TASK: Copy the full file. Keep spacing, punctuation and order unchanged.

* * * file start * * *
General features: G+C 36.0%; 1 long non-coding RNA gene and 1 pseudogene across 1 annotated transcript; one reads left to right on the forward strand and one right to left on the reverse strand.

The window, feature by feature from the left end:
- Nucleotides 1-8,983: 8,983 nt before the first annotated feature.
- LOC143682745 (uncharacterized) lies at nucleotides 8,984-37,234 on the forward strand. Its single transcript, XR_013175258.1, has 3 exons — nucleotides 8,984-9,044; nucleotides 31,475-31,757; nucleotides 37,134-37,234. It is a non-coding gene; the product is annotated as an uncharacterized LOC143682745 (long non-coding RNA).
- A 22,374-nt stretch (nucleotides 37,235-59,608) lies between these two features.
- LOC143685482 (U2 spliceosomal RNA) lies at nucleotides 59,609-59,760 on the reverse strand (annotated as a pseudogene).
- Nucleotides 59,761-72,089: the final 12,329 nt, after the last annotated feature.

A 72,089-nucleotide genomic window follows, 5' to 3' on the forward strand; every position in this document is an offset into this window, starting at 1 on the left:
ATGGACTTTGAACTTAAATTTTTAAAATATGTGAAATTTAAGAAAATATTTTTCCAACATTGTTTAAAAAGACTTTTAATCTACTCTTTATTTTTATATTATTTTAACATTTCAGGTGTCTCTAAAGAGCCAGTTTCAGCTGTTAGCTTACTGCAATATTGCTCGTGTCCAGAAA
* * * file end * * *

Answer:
General features: G+C 36.0%; 1 long non-coding RNA gene and 1 pseudogene across 1 annotated transcript; one reads left to right on the forward strand and one right to left on the reverse strand.

The window, feature by feature from the left end:
- Nucleotides 1-8,983: 8,983 nt before the first annotated feature.
- LOC143682745 (uncharacterized) lies at nucleotides 8,984-37,234 on the forward strand. Its single transcript, XR_013175258.1, has 3 exons — nucleotides 8,984-9,044; nucleotides 31,475-31,757; nucleotides 37,134-37,234. It is a non-coding gene; the product is annotated as an uncharacterized LOC143682745 (long non-coding RNA).
- A 22,374-nt stretch (nucleotides 37,235-59,608) lies between these two features.
- LOC143685482 (U2 spliceosomal RNA) lies at nucleotides 59,609-59,760 on the reverse strand (annotated as a pseudogene).
- Nucleotides 59,761-72,089: the final 12,329 nt, after the last annotated feature.

A 72,089-nucleotide genomic window follows, 5' to 3' on the forward strand; every position in this document is an offset into this window, starting at 1 on the left:
ATGGACTTTGAACTTAAATTTTTAAAATATGTGAAATTTAAGAAAATATTTTTCCAACATTGTTTAAAAAGACTTTTAATCTACTCTTTATTTTTATATTATTTTAACATTTCAGGTGTCTCTAAAGAGCCAGTTTCAGCTGTTAGCTTACTGCAATATTGCTCGTGTCCAGAAA